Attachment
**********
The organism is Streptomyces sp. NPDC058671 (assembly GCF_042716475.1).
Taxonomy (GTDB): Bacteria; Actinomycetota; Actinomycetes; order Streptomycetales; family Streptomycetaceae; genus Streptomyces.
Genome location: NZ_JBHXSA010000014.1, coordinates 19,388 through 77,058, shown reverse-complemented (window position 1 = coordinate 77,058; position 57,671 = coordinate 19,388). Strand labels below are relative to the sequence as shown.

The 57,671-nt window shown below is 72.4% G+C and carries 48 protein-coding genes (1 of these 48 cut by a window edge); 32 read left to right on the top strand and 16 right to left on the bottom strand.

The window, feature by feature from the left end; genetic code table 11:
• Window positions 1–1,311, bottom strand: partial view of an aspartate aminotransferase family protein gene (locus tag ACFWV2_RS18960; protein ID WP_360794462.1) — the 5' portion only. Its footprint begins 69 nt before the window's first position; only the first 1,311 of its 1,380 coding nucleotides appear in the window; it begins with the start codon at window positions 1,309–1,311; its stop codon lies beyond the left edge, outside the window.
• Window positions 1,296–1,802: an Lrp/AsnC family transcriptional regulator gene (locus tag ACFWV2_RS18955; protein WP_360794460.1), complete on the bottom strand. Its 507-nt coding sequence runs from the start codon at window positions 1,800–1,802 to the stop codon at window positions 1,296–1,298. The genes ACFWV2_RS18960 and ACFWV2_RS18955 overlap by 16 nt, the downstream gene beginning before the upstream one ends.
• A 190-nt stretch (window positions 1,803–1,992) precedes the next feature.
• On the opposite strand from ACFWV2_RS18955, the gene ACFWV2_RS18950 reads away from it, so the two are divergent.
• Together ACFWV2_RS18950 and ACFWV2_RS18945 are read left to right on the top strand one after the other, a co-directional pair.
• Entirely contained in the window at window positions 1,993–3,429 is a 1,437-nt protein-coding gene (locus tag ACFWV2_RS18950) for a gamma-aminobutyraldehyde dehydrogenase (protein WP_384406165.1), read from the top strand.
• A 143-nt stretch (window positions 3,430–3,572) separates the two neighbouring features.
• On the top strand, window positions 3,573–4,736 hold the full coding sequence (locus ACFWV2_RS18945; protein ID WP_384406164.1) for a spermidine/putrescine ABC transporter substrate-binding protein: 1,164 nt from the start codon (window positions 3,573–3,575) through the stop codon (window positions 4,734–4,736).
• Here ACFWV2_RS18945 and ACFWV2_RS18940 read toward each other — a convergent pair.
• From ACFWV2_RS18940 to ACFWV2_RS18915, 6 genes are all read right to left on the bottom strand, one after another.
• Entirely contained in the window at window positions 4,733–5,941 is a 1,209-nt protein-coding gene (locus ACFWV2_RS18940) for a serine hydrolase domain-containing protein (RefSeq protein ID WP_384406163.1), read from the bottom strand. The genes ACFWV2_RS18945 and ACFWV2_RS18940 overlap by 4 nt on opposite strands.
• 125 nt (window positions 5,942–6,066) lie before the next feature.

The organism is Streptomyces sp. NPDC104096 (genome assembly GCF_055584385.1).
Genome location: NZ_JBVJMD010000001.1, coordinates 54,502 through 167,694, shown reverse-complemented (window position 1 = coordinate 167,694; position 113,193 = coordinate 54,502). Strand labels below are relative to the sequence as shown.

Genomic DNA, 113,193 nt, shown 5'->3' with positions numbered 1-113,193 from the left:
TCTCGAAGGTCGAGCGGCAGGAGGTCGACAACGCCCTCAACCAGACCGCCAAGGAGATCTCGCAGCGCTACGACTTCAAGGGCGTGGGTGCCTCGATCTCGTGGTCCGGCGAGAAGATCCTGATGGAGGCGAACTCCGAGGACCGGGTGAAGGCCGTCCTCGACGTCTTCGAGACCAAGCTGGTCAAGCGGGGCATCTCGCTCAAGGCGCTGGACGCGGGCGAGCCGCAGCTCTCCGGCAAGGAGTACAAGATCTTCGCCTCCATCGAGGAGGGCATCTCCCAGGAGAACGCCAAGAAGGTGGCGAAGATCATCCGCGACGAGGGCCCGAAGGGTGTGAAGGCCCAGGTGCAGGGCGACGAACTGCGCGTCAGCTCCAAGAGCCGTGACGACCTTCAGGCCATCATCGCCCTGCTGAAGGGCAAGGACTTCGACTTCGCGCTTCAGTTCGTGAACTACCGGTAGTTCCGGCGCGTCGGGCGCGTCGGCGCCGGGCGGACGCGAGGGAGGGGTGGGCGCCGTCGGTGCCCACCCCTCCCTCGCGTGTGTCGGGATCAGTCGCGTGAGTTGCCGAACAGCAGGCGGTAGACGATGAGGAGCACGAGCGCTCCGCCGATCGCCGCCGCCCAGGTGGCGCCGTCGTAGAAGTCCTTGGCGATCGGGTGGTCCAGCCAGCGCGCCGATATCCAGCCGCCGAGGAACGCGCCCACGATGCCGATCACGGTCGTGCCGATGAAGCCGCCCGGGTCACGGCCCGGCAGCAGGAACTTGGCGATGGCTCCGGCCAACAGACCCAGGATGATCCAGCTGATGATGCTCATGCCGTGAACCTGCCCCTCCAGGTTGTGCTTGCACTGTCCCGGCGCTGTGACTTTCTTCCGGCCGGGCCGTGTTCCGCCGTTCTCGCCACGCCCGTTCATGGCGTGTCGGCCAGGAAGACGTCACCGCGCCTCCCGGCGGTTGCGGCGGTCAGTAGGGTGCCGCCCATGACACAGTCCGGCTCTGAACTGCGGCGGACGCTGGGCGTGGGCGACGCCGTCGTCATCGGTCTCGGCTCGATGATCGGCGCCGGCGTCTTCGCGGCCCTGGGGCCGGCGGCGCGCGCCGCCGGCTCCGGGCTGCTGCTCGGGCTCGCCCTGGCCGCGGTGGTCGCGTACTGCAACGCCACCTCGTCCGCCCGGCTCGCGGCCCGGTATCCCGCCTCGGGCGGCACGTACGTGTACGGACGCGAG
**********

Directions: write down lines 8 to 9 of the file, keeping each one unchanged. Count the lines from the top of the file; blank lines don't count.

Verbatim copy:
• A 190-nt stretch (window positions 1,803–1,992) precedes the next feature.
• On the opposite strand from ACFWV2_RS18955, the gene ACFWV2_RS18950 reads away from it, so the two are divergent.